Nope, it’s not working. How do I do this writing thing?

Writing fiction fell upon me through my own devices of dreams and things. After some research online where I found the affair of my 19th century, barely out of her teen years debutante, I thought, I must write this story of love, disappointment and murder.

I know, I said to myself, I’ll write a book. After all, I had written a chapter for a history book and been wooed by a publisher. I wrote up school catalogs, wrote course curriculum, wrote up interior design and architectural history lectures, proposals for jobs, poetry and love letters. Surely writing a book would be a piece of cake. Sure, right.

I sat down, pen in hand, put pen down—booted up my trusty Mac, surely that would inspire me, nope, that didn’t help, read “Writing for Dummies,” nothing helped. This is not going to work. What do I write first, the end? What words do I use? How do I find my characters? Where does all this come from? It shouldn’t be any different than giving a lecture. OK, I though smugly, I’ll approach it like a lecture. I could talk for hours about interior design, lighting, space planning, history, architectural anything. Still nothing. I remember the emptiness, the confusion, the lack of words. I didn’t think I had this gift to tell a story, no less write one. If it is pretend, then leave it to the imagination of the gifted.

Tommy the train to NYC

Then I met Brenda. I met this young woman on a train ride into New York traveling to a Michael Hauge workshop.

Michael Hauge is a story and script consultant, author, and lecturer who works with writers and filmmakers on their screenplays, novels, movies, and television projects.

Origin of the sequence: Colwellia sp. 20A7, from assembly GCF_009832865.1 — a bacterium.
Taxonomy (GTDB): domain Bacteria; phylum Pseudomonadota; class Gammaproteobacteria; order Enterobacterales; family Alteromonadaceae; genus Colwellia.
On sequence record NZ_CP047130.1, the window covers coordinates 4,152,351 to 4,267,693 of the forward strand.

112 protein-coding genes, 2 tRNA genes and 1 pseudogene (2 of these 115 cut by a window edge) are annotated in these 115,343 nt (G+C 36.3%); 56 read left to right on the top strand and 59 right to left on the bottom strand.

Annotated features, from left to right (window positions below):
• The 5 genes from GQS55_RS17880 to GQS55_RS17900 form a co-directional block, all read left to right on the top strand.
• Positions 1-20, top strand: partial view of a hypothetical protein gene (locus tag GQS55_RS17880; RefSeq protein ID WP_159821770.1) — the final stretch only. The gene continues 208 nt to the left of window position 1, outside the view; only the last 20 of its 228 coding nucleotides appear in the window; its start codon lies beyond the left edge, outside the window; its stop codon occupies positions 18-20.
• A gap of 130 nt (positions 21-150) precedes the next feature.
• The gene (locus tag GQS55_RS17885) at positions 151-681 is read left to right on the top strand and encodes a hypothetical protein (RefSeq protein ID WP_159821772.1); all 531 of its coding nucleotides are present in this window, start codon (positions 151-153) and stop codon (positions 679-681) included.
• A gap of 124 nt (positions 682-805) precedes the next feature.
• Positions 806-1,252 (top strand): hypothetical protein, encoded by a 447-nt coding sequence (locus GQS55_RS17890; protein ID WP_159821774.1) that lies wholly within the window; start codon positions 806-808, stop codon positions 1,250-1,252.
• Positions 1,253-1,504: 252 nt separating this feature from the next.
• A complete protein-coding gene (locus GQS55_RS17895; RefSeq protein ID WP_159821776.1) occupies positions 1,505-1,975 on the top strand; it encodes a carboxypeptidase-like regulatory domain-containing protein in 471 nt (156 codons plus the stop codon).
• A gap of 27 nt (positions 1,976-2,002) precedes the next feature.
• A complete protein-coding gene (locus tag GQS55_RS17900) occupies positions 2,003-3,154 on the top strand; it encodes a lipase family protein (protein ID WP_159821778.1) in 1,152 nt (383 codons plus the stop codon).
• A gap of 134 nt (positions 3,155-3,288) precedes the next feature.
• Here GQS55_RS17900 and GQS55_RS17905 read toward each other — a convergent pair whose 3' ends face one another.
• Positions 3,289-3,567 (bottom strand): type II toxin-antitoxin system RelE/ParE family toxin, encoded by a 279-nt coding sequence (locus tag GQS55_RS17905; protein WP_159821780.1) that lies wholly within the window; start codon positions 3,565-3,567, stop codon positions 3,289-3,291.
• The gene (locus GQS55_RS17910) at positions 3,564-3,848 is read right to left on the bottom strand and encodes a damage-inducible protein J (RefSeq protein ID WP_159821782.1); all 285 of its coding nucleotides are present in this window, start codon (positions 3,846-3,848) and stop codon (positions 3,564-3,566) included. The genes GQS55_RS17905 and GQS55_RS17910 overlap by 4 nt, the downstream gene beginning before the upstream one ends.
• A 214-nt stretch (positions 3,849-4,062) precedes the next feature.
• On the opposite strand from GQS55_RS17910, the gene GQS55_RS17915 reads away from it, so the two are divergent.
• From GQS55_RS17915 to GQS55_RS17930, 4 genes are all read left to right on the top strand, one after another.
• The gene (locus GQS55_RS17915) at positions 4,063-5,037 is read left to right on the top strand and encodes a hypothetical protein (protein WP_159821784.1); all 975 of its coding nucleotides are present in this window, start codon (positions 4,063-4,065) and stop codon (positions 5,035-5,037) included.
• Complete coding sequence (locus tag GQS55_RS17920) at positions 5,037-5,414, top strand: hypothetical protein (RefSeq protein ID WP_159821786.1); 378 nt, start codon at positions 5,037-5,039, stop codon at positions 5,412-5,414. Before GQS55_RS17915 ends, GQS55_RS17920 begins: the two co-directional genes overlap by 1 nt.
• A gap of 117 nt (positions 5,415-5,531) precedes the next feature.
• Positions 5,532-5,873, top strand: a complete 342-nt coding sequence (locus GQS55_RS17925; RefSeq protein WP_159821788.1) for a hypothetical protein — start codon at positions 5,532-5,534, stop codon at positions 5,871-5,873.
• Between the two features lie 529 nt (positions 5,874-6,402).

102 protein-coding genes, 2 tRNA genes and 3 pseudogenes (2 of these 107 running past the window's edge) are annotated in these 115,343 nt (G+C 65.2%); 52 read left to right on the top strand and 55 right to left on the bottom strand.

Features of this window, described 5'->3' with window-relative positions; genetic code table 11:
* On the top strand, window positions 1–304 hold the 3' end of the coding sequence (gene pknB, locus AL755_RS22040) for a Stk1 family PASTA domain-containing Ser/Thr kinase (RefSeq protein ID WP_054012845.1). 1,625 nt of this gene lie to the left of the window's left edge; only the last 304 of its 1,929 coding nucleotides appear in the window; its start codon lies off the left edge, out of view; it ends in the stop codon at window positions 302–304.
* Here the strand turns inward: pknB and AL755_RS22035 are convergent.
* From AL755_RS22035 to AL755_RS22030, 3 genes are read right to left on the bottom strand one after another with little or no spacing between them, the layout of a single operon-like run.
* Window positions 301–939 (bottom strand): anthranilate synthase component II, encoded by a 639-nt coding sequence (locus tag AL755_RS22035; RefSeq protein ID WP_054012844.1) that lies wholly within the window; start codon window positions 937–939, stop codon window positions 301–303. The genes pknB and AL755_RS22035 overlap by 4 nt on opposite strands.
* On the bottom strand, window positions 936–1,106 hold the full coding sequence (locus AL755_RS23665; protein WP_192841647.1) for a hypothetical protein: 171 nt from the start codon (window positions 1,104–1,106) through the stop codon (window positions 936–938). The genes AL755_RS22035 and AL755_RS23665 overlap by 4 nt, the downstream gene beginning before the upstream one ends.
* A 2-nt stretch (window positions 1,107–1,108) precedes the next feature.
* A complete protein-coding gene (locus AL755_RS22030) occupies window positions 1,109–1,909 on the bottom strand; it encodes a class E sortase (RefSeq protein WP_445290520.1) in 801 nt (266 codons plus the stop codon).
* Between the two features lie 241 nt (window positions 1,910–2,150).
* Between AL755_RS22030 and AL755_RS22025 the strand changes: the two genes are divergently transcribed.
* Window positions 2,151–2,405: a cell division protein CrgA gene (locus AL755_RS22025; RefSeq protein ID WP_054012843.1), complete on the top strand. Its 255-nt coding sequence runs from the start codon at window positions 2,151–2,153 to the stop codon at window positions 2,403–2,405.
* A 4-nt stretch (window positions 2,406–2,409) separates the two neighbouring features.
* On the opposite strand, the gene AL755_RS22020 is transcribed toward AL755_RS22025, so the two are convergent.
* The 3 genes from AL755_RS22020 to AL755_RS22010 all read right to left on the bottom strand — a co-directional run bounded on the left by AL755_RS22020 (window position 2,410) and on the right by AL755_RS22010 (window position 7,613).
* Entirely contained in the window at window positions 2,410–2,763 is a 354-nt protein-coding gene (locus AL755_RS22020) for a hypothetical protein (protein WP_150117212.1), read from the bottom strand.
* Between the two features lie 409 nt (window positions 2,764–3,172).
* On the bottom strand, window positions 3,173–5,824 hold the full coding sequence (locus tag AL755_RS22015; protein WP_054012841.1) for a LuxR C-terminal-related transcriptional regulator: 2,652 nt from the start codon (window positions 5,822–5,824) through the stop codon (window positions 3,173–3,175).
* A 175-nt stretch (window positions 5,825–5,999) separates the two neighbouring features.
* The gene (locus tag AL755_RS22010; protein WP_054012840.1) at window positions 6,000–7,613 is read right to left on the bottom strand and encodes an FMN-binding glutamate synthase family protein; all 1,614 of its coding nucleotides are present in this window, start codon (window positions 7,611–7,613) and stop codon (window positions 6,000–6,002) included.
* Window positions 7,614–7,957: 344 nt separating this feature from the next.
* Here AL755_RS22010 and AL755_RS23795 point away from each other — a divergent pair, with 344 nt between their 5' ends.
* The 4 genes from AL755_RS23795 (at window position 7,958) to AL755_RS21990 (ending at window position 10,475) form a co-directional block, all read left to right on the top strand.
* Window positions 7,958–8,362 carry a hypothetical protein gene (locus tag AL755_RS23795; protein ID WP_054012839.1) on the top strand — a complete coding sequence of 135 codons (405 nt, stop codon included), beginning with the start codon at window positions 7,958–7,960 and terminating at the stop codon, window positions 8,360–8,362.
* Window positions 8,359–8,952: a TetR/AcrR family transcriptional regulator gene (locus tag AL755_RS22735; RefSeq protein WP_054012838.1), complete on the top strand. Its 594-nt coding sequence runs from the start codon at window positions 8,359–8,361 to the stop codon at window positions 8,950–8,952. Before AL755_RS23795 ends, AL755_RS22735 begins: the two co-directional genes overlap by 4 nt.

Hauge is a screenwriter who works with storytellers like me, well—me trying to discover my inner sanctum. I didn’t grasp the lesson that day, but on our break, I heard what Brenda had written and asked her if any of what I heard was true. She said no, that she had made it up, Ahha, a storyteller. I asked Brenda to explain how she did that. We talked several times, and she helped me start my story of this young girl, married to a drug addict, and her hero that came along and saved her life.

Inventor, creator

Creator, inventor

I discovered the art of writing, a creative endeavor. Creativity is a right brain activity. Have you explored your creativity? I always remember creating. When I was maybe seven years old, comic books were the rage. I would sit at my desk and draw what I saw in the comic books. Wonder Woman was my hero. As I got older, I drew all kinds of things. I played the piano, I took dance lessons, voice lessons, sang in school shows, sang in school choir, took my mother’s dresses apart and remade them. Took my radio apart and my clock apart and put them back together, well, with Daddy’s happy help, it was my curiosity that pushed me to explore. The list goes on, and I wrote little poems and notes to friends and family. I was just not a storyteller.